Ft. Brimstone was constructed by African slave labor over a period of almost 100 years back when the French and English were squabbling over control of the Caribbean. It is strategically situated on the northwest corner of St. Kitts and from there you can see six islands including Saba, St. Martin and Montserrat.
The first cannon was hauled up the hill in 1690 by the British with the intent of capturing the French built Ft. Charles on the shore below.
After successfully recapturing Ft. Charles, the British quarried the local volcanic rock, produced cement using limestone kilns, and built walls that range from 6’ to 10’ thick.
By 1736, Ft. Brimstone had 49 cannons, many were the 24-pounders that were considered the most formidable weapon of their time.
The fort comprises 11 different areas sprawled over 40 acres on three levels.
The lower placements sit 100’ to 300’ below the citadel on the top.
The fortress looks impenetrable, but it was taken by the French in 1782. Eight thousand French troops laid siege to the fort that was defended by 1,000 soldiers from the Royal Scots. The battle lasted 30 days and bought valuable time for Britain’s Admiral Hood and Admiral Rodney to inflict heavy damage to the French fleet.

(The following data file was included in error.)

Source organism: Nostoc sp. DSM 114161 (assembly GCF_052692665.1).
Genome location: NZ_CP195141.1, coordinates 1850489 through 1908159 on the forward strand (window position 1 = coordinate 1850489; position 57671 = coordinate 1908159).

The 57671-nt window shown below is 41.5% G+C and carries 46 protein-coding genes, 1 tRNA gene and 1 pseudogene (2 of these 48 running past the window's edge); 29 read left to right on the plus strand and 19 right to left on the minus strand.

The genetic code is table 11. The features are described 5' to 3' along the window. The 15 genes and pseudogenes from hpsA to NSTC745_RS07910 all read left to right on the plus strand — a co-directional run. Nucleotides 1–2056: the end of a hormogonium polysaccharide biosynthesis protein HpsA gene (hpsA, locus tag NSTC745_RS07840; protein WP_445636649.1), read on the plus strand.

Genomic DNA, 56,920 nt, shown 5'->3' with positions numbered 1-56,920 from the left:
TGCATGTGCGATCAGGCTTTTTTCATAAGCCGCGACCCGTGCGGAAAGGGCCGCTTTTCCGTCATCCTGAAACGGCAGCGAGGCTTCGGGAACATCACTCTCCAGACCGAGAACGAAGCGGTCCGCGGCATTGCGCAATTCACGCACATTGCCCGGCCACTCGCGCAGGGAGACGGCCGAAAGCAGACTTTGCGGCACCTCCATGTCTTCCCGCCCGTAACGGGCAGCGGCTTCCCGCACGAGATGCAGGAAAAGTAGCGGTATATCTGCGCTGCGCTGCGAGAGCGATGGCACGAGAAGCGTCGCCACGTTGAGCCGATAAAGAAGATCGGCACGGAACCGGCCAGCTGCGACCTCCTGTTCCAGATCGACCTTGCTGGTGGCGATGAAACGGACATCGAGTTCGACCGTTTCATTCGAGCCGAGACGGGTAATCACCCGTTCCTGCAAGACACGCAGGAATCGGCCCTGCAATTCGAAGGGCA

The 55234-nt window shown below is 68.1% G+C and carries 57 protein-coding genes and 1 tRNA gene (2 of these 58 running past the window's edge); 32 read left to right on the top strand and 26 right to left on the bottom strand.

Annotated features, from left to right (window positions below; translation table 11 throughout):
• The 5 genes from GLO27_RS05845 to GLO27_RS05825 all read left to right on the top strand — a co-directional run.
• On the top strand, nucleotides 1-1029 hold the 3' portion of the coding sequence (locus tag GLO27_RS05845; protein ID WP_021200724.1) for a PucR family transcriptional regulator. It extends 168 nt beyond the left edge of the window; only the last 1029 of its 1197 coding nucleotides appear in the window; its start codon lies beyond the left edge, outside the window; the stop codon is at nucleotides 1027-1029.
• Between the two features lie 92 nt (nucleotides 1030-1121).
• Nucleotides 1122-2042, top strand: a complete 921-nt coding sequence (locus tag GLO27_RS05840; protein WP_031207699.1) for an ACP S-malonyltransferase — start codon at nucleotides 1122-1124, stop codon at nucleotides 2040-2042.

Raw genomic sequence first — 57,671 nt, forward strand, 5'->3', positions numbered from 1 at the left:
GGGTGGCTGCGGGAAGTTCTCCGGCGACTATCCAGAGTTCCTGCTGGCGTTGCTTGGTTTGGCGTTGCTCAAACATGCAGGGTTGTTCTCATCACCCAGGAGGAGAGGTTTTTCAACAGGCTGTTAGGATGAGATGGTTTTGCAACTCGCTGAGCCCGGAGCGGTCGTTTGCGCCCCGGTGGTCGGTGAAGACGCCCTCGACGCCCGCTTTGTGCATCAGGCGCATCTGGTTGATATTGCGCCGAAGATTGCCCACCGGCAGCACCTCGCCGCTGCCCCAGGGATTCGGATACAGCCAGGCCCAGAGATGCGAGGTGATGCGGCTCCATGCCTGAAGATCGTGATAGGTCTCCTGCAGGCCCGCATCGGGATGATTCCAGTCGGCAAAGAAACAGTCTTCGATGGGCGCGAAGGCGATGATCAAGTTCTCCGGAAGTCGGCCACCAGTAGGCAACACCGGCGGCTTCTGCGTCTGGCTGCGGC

After the British surrendered, the French graciously allowed the British to march out with full military honors.
The Treaty of Versailles returned the fort to British control. Ft. Brimstone remained an active British outpost until 1852 when it was abandoned.
The Society for the Preservation of Brimstone Hill was founded in 1965 and turned the overgrown ruins into a tourist attraction. In 1973 H.R.H. Prince Charles re-opened the first restoration. While we were visiting, archaeologists were busy digging near some ruins and were excited to find that the ruins were formerly a latrine. They interrupted their labor when Pollie showed an interest and attempted to recruit her. Should you be interested, contact Caribbean Volunteer Expedition at www.cvexp.org.